Photo Credit: Jewish Press

In the morning Yankel had his hands full. His father, for the first time ever, showed up in yeshiva, unannounced, of course. Yankel had been studying in the bais medrash and someone came to tell him: “There’s a man outside who says he’s your father.”

What could my father want that he should come to visit me here? Yankel wondered. His mind raced through a series of possible tragedies – something with his mother, his sister, other relatives possibly – but he quickly discounted them. He had just spoken with his mother and his sister last night and they were both fine. If anything had happened to anybody else his father would not deem it important enough for him to make a personal appearance. A frozenness overtook his mind – he couldn’t really think or feel at all – even as his body sped down the stairs to greet the man. He wouldn’t put it past his father to show up on a whim, completely disregarding anybody’s social conventions except his own. Certainly, he regarded the yeshiva as a philistine universe – unworthy, whose norms were far beneath any serious reckoning on his part.


At the bottom of the long staircase stood his father in an electric-blue shirt, dappled in the strong winter sunlight that came through the side windows. His pink smooth cheeks reminded him of a healthy pig’s, but at the same time – from where he did not know – he felt a rush of love for the man. “Abba!” They embraced. “What brings you here?” He almost mumbled an apology, a regret about how he had walked out on Gila. But for his father, any reflection or grudge-bearing or memory of slights oppressed him. The main thing was to be on to the very next pleasure.

Yankel’s father held on to his son’s hand for a brief moment. “I was passing by and I was seized by the urge to see this place. I hadn’t planned on disturbing you, but I was recognized by one of your yeshiva bochur friends who insisted on fetching you.”

“Well, good of you to come, Dad,” Yankel said with somewhat less than a full heart. “Now that you’re here, let me show you around.”

He walked a few steps ahead of the older man and thought: Oy, did he have to wear that loud shirt? Nevertheless, a bit haltingly, Yankel began to throw himself into the role of earnest tour guide. “Let me show you the library of old books near the washing station and then the dining room.”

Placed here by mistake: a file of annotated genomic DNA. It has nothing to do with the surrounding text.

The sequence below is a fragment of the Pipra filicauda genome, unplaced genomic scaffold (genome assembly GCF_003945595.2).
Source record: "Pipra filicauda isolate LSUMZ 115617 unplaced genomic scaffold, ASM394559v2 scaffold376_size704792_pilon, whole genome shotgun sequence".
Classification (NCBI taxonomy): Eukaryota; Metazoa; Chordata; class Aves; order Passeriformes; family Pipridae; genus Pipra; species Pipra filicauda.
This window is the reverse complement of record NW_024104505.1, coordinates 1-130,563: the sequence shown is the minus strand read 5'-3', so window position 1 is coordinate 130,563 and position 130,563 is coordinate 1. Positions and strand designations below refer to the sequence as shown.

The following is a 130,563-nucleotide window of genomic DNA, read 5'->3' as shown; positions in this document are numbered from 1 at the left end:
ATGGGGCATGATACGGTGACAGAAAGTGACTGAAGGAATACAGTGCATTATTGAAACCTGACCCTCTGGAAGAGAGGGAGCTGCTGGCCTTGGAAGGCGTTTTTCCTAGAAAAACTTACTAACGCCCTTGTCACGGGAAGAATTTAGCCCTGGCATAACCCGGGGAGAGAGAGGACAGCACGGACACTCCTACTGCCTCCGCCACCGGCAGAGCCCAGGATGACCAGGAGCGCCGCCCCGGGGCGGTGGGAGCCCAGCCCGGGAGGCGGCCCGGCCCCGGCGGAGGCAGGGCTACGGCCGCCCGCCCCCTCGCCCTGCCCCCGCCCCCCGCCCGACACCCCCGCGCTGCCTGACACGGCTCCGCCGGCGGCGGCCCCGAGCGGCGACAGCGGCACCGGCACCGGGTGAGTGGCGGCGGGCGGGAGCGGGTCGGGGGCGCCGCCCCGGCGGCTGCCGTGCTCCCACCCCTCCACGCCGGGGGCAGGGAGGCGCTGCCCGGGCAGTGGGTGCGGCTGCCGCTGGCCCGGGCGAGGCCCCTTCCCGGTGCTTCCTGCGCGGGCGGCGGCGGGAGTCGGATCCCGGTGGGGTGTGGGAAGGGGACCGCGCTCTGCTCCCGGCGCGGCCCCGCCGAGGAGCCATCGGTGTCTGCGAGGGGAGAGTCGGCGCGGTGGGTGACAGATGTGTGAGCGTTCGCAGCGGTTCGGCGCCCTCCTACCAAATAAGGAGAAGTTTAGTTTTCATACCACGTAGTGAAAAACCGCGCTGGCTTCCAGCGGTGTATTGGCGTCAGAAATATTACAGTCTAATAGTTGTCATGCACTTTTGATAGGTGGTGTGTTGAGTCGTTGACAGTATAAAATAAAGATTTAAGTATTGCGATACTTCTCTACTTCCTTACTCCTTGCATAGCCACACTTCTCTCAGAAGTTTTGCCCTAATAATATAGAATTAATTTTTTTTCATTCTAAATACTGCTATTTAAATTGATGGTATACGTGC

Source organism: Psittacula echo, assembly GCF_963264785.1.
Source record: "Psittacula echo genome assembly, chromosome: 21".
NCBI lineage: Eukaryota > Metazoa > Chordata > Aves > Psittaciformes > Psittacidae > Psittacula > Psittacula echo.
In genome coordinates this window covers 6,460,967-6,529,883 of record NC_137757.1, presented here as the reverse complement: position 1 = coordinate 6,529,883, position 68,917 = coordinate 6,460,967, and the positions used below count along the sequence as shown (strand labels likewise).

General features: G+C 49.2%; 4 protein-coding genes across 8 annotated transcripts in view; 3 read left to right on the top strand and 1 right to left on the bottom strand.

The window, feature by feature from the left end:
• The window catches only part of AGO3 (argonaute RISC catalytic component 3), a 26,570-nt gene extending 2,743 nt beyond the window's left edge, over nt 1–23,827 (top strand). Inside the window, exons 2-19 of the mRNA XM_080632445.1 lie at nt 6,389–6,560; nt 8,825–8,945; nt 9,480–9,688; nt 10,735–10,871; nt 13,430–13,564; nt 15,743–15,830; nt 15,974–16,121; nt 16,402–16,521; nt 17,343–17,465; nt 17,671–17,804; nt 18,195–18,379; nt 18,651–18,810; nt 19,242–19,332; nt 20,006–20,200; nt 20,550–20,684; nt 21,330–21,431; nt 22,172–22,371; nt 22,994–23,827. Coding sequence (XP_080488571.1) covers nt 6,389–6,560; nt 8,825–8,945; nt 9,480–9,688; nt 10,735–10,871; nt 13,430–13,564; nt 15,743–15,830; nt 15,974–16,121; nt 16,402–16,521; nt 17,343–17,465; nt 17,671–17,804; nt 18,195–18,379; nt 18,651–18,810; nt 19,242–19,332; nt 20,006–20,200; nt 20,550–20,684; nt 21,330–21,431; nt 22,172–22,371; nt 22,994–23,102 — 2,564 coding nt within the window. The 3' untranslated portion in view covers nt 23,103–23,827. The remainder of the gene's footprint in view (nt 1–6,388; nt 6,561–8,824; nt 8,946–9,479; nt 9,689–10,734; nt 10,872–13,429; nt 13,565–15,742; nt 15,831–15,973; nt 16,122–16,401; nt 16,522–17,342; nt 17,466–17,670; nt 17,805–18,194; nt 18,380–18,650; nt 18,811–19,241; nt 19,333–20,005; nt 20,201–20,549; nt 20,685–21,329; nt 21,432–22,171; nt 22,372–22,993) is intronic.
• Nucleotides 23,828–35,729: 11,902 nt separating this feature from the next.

The library was locked so Yankel took him to the hand-washing station adjacent to the dining hall. It was mid-morning and a few stragglers were having cornflakes and milk in plastic bowls on the long tables. One young bochur was meticulously peeling a hard-boiled egg.

His father gazed at them, his hands clasped behind his back, with an air of a visiting dignitary, a politician perhaps, a congressman or senator – aloof even though he was kin. “I guess these guys must have had a late night on the town,” the older man said, lifting his thick brows with the slightest touch of derision.

Much as it pained Yankel to admit, he knew his dad was not far off from the truth. There seemed to be in every yeshiva a percentage that was just “out of it” – young men who were trying and failing to match their inner world to the outer world of the yeshiva. Yankel knew of one young man in the dorm who never managed to make it to classes at all! He lived in a universe of his own – never waking up before eleven in the morning – and all he had every day to eat until night was a black-and-white cookie and a can of Diet Pepsi. Occasionally, he would show up for supper and then meander back to the dorm with an obscure book on Jewish thought on whose margins he scribbled notes. Such a young man was always studying but never progressing. No, his father was not wrong about this aspect of yeshiva: It was, for some, a haven for losers, for people with no prospects or who were asleep in some way. For a moment he could see how there was a humiliating passivity to all, at least by his father’s lights. No wonder getting his father to pay the yeshiva tuition had been like pulling a plow on rocky soil.